It’s 22 years since Matchbox last had a Formula 1 racing car in the range. The year was 1998 and the MB246 ‘Formula 1’ casting – which had begun life as the Williams-Renault FW14B just four years earlier – was in its final year in the basic lineup. Matchbox had even had its name on a real F1 car at one point, but with the disappearance for ’99 of the Formula 1, 40 years of Matchbox F1 history came to an end.
I began writing this article with the intention of covering Matchbox’s Formula 1 history, based on cars in my collection. The more I dug into the topic, the more there was to say, so I’m splitting the story into two parts. This is Part 1 and will cover the 1950s, 60s and 70s. Along the way I’ll include a few F1 models from other brands too, just for fun. I can’t pretend to know everything so if you spot any errors, please leave a comment!
Grand prix racing was a part of Matchbox almost from the very start. The Maserati 4CLT joined the range in 1958, five years after Lesney issued its first Matchbox toys. In real life the 4CLT was already old news. It first raced in 1948, two years before the drivers’ World Championship began, and was itself an update to a pre-war design. Nevertheless, the Lesney version (#52a) hung around until 1965, by which time it had changed from red to yellow and sported larger, two-piece wheels.
A recreation appeared in 1994 in the third series of Matchbox Originals and later also as a Christmas ornament. The lovely Originals model is pictured here together with a true 1:64 race car model of the period, a Kyosho Alfa Romeo Tipo 159 Alfetta like the one Juan Manuel Fangio drove to the 1951 world championship.
The 4CLT had been joined in the range in 1962 by the #19c Aston Martin DBR5. This was another strange choice because the real car had raced only briefly, unsuccessfully, in 1960, after which time Aston withdrew from F1. Having sponsored Red Bull Racing since 2016, Aston is due to return as a manufacturer next year after a 61-year hiatus when the Racing Point team is rebranded.
The Aston model is a beauty and lasted till ‘64. Mine, pictured below, has a modern replacement driver, the original miniature Maurice Trintignant having been lost to the mists of time.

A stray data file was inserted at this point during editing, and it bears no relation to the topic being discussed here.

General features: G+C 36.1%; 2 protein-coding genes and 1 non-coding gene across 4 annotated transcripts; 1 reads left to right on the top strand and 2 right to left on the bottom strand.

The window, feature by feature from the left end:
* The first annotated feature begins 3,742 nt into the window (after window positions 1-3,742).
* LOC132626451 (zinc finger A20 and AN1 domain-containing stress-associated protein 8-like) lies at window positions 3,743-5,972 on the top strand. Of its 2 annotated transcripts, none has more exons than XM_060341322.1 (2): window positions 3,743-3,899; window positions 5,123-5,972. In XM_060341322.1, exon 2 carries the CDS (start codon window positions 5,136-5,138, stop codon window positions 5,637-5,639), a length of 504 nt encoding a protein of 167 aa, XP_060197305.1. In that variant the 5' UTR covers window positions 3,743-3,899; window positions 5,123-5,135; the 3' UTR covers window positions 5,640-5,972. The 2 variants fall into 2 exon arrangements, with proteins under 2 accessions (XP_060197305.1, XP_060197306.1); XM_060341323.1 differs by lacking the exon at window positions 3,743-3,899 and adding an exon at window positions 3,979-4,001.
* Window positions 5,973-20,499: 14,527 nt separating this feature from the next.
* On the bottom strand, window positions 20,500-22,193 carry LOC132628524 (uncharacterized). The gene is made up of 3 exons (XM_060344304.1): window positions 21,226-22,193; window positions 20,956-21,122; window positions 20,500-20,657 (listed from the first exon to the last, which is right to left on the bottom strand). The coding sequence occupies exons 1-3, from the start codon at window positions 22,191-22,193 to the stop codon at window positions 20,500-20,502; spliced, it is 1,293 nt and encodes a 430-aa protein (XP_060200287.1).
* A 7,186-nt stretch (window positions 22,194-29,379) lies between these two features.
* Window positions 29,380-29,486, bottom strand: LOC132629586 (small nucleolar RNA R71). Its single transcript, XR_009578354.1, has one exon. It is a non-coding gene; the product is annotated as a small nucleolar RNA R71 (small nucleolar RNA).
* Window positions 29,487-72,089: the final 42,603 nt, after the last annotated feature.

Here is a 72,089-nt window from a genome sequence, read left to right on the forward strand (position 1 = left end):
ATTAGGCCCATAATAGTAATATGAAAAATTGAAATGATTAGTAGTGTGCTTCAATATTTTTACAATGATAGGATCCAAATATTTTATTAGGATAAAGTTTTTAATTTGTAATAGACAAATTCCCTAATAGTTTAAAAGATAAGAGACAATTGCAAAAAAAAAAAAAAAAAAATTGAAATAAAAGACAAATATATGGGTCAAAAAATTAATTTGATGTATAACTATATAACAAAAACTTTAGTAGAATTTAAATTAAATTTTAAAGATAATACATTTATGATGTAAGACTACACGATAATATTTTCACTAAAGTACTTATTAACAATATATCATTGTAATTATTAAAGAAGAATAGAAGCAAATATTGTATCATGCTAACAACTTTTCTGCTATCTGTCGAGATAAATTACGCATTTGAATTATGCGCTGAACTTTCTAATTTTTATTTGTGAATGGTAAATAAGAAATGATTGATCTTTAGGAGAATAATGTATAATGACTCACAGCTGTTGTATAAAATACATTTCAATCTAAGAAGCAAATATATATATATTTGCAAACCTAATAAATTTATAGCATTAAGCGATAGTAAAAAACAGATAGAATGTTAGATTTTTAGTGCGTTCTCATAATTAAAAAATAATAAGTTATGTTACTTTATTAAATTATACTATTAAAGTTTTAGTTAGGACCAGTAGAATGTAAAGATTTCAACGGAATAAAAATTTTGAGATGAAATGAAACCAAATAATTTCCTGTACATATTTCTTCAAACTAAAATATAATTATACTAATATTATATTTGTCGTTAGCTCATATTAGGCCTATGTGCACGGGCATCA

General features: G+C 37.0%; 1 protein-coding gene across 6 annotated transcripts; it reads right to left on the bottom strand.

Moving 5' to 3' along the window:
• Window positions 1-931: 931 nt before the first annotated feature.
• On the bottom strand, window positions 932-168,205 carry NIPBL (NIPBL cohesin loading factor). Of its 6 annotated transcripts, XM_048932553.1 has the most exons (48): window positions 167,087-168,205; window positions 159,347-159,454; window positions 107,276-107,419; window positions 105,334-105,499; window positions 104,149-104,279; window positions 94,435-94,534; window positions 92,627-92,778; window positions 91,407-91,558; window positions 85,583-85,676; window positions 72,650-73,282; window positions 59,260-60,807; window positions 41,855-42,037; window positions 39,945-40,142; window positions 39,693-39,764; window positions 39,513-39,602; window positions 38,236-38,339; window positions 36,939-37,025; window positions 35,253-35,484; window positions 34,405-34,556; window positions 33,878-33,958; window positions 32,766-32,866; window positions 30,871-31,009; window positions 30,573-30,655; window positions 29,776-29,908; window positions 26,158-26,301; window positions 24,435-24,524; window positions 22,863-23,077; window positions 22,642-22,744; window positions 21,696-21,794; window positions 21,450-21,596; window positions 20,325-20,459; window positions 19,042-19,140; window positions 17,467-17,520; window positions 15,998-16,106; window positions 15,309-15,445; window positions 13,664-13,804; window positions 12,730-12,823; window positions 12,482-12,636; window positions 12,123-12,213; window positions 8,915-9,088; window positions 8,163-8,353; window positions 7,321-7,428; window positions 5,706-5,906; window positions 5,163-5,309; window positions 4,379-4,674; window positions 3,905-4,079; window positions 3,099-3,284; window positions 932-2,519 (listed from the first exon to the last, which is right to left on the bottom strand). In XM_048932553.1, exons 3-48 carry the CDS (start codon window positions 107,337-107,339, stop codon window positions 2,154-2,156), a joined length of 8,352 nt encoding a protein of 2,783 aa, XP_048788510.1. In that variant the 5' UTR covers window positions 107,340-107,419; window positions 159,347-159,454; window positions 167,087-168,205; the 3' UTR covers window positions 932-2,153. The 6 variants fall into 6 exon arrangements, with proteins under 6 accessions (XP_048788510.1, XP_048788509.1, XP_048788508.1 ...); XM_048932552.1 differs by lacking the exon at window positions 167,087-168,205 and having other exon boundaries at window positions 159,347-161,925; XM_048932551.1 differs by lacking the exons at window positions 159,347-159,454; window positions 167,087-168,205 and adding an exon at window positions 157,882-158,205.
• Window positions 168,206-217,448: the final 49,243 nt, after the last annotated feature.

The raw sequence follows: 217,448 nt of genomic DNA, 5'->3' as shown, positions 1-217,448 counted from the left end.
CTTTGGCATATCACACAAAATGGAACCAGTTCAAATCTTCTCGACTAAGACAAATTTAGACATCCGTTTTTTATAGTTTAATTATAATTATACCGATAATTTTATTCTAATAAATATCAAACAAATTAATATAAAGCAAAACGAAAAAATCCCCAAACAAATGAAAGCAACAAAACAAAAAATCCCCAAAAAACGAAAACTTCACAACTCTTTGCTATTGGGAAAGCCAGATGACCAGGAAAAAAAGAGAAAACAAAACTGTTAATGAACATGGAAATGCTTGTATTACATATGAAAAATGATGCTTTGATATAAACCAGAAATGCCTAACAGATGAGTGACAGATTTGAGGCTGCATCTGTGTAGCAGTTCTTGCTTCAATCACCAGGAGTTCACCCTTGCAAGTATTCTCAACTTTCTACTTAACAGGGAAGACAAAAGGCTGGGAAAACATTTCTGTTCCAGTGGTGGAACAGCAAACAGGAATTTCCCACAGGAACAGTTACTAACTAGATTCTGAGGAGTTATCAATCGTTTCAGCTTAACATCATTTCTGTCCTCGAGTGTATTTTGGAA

Also new in ’62 was the ‘F1 Ferrari’, which represented Phil Hill’s 1961 championship winning ‘Sharknose’ Tipo 156. Finally we had an up-to-date, grand prix-winning car in the lineup, although the ‘73’ on the side refers to its number in the 1-75 range, not a real race number. Such was the pace of change in F1 in the 1960s however that by the time it was dropped at the end of ’68, its look was decidedly old hat. Pictured alongside my battered example for comparison is the lovely, Mark Jones-designed Hot Wheels Ferrari 156 that was made in various versions from 2001-09.
Two more realistic designs appeared in the mid-60s, the #19d Lotus and #52b B.R.M. The Lotus, which is listed as being based on the Lotus 33 but could also pass for the narrower-tyred 25, was introduced in 1965. The timing was great – Jim Clark went on to win his second drivers’ world championship in a Lotus that year.
The BRM joined the range in 1966 and hung around until 1969. I’m pretty sure it’s based on the P261 that raced in 1964-65. The standard issue was blue, as here, but there’s a red one in a gift set – neither looks anything like the works cars’ dark green with an orange nose band.
Pictured below are two custom Lotus builds that I picked up on eBay a few years ago. They represent the 25s of Clark and Trevor Taylor at the 1963 French Grand Prix.
Surprisingly, the Lotus lived on into the first year of the Superfast era, 1970. Mine is missing its #3 decals from the sides. It’s pictured with a Tomica Limited Honda F-1, which is painted as the ill-fated RA302 from 1968.
What I regard as Matchbox’s next true F1 car wouldn’t appear for more than a decade. To fill the gap, we’ll take a look at two generic, F1-style machines – and make a quick detour into Superkings.